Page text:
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Posted by Patricia Zimmermann at 8:19AM   |  11 comments
Nitrate Vaults

Blog written by Jan-Christopher Horak, director, UCLA Film & Television Archive,
      
The first generation of film archivists were essentially collectors interested in showing their treasures. Before the age of television, old films were virtually impossible to see, since producers had little interest in saving material that had outlived its economic usefulness. Furthermore, mainstream cultural institutions and governments considered the cinema a crass commercial enterprise, a form of communication not worthy of serious intellectual consideration. Having what Roland Barthes has called "bad object status", the cinema was mistreated by governments, institutions of education, and commercial interests, alike. 

In the 1920s, a minority of intellectuals began championing the cinema as a new art form, advocating the creation of non-commercial screening spaces and the establishment of archives for the preservation of old films. Once sound film was introduced between 1927 and 1931, however, the matter of the medium’s survival became critical, since silent films were considered completely obsolete. Yet, in that era many critics, historians, and cinephiles believed that silent film was a superior art form, an art form that deserved to be preserved.

The first film archive in the world was established at the Museum of Modern Art in 1935 by Iris Barry and her husband, John Abbott, cinephiles who understood that the cinema was potentially a modern art. A year later, two young Frenchmen, Henri Langlois and Georges Franju, founded the Cinémathèque Française in Paris as a private initiative. Before the decade was out, two more archives were founded in London (the National Film Library) and Berlin (Reichsfilmarchiv). While the latter two were national in scope, MOMA and the Cinémathèque collected internationally.

Together, these archives established the Fédération Internationale des Archives du Film (FIAF) in 1938. After World War II, FIAF expanded considerably with the founding of film archives in Switzerland, Prague, Amsterdam, Warsaw, Rochester, and Moscow. By 1959 FIAF consisted of thirty-three members and by the turn of the millennium had over 120 archives associated with the organization. 

The priority of the members of FIAF, then, was to collect films. Not without some justification it was thought that the very act of collecting prints also contributed to their preservation. Just as important as collecting films was the act of screening them, making them live again on the screen for a new generation of filmgoers. Most of the first generation of film archivists, including Henri Langlois (Paris), James Card (Rochester), Maria Andriana Prolo (Turin), Jan de Vaal (Amsterdam), Jacques Ledoux (Brussels), Einar Lauritzen (Stockholm), and Freddy Buache (Lausanne) were indeed film collectors, rather than film archivists. Films were stored in vaults which often did not meet standards for archival security; catalogues consisted more often tan not of lists printed in loose-leaf notebooks.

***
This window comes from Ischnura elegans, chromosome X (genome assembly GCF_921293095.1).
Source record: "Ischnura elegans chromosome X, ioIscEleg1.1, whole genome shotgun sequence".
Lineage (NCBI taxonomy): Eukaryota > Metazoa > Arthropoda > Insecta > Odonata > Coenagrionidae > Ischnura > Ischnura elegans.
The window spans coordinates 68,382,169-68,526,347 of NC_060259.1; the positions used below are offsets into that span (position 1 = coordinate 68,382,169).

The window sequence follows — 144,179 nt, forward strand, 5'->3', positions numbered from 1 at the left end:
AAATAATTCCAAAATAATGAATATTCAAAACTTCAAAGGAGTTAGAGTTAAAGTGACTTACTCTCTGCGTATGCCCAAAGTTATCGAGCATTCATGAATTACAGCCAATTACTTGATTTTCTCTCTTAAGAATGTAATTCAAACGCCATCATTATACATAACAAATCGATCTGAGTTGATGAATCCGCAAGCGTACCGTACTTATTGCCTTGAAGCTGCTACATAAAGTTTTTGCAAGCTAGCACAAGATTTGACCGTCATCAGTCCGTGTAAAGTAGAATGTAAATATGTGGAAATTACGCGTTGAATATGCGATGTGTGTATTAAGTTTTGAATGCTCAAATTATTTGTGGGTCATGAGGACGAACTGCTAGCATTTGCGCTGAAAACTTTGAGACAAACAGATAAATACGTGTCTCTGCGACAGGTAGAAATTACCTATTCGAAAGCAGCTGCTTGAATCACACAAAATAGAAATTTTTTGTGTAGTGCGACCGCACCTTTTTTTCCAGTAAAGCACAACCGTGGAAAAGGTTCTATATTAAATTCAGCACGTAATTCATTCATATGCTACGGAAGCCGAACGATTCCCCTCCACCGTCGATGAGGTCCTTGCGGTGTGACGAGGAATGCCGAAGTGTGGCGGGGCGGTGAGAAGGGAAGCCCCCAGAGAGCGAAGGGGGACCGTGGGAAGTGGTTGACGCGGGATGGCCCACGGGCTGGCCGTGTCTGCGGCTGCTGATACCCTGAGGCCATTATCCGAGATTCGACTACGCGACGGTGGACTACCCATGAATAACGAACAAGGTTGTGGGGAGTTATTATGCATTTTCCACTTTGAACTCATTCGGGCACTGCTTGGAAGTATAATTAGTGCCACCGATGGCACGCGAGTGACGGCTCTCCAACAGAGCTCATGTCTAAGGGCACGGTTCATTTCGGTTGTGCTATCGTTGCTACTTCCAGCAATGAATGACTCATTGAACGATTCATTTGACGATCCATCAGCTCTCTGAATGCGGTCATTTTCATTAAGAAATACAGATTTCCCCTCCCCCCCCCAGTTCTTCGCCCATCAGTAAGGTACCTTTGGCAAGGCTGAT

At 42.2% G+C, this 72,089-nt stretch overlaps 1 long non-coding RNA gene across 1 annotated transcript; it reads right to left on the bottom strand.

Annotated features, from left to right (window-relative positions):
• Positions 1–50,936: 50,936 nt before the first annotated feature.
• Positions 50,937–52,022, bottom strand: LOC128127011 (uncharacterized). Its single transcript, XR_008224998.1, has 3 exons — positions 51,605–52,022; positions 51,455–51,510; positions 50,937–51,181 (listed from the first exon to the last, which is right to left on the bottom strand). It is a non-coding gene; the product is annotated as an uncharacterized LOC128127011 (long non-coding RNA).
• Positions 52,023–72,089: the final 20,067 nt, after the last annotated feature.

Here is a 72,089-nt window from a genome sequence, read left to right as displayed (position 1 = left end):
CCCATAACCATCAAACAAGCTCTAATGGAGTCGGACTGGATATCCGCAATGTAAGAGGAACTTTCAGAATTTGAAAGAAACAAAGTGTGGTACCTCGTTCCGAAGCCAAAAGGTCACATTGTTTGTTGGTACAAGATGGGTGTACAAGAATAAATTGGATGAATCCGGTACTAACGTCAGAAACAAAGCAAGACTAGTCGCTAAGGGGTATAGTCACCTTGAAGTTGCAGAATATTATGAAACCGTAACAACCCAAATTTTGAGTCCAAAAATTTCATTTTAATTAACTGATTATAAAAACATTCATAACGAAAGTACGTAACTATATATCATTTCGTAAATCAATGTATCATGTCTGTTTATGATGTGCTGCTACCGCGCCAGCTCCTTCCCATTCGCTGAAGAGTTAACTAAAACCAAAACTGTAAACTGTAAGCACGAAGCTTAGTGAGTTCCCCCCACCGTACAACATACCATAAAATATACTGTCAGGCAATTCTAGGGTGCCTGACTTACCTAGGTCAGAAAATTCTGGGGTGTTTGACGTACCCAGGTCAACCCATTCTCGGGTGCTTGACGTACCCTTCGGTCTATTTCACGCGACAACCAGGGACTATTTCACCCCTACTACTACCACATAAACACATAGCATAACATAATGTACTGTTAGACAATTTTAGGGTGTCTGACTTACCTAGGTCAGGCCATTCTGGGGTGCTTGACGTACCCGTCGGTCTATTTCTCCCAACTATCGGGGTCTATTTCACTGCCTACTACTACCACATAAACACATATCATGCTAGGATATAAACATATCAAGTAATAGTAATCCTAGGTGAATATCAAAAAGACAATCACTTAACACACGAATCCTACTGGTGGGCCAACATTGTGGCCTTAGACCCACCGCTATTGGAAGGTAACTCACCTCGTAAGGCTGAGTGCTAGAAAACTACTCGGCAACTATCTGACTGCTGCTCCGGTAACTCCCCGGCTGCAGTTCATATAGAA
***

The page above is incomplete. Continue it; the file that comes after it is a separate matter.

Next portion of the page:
On the positive side, many films were indeed saved from destruction, because the mentality of the film collector precluded throwing anything away. In other words, most of the first generation believed in saving every film they could get their hands on, legally, semi-legally or illegally. Indeed, until quite recently film archives often operated without the blessing of film companies and rights holders; according to the strict letter of the law, only the rights holders could acquire films, making the very act of collecting illegal.  

Finally, by the end of the 1960s, numerous countries around the world had established film and television archives, funded by their governments. This was also the case in Canada, where after numerous government and private initiatives, a national film archive was established in 1969. In the United States, however, moving image archives remained for the most part private affairs. At the same time, film companies now realized that they had lost many films, which now only existed in the archives, films that could be resold to television, and soon remarketed as videos. Suddenly, old films had a market value again.

 


11 Comments

"Just as important as collecting films was the act of screening them, making them live again on the screen for a new generation of filmgoers"

I definitely agree with this... the market for old films is there but it is so small. That may not necessarily be a bad thing, for it keeps the films/ and prints sacred. Maybe they are less prone to exploitation this way.
But they're alienated because they aren't kept alive enough, on main-screen and in popular culture. Thus, they will be ignored by the masses. So many prints are out there just rotting away in garages and vaults. We do need to be aware of this... this back-log of media. So thanks to these archivists!

Thanks for this.

Having interned in a film archive (Asian Film Archive) before, I can appreciate the necessity and imperative to preserve these cultural/historical artifacts.

One of the biggest conundrum of archival - to me - is how do archives/archivists balance what gets archives and what does not? And in this commercialised environment, how do archivists not get caught up in such politics?

Many thanks for this concise history on film archives.

Extending Mallary's point, it is important for archivists to keep old films "alive", relevant to contemporary times, because the film archive is an institution, and like all institutions, its strength greatly depends on its legitimacy, which is derived from social actors such as the public, businesses and government.

Thus, archivists face the dilemma of whether to preserve records that have more "commercial" appeal or that have "historical" value, as mentioned by Koon Yen.

What gets me is the DVD archival process where they replace intertitles with "new and improved" digital titlecards, they colorize the picture, make it widescreen, etc. Whether good or bad, it's quite interesting to follow the trends on how to keep old movies relevant to modern viewers.